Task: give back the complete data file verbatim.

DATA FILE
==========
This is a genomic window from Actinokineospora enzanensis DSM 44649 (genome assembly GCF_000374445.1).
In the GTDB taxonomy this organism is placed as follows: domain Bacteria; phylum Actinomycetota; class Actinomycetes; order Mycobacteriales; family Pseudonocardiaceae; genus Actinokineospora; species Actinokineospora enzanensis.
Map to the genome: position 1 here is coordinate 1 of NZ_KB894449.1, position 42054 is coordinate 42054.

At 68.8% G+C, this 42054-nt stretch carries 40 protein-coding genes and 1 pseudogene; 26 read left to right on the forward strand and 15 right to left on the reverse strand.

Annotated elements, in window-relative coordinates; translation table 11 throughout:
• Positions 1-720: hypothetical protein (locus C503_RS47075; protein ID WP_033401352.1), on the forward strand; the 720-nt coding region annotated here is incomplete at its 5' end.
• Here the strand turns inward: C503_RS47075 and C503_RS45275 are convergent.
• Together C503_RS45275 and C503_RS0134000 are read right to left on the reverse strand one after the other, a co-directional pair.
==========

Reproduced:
This is a genomic window from Actinokineospora enzanensis DSM 44649 (genome assembly GCF_000374445.1).
In the GTDB taxonomy this organism is placed as follows: domain Bacteria; phylum Actinomycetota; class Actinomycetes; order Mycobacteriales; family Pseudonocardiaceae; genus Actinokineospora; species Actinokineospora enzanensis.
Map to the genome: position 1 here is coordinate 1 of NZ_KB894449.1, position 42054 is coordinate 42054.

At 68.8% G+C, this 42054-nt stretch carries 40 protein-coding genes and 1 pseudogene; 26 read left to right on the forward strand and 15 right to left on the reverse strand.

Annotated elements, in window-relative coordinates; translation table 11 throughout:
• Positions 1-720: hypothetical protein (locus C503_RS47075; protein ID WP_033401352.1), on the forward strand; the 720-nt coding region annotated here is incomplete at its 5' end.
• Here the strand turns inward: C503_RS47075 and C503_RS45275 are convergent.
• Together C503_RS45275 and C503_RS0134000 are read right to left on the reverse strand one after the other, a co-directional pair.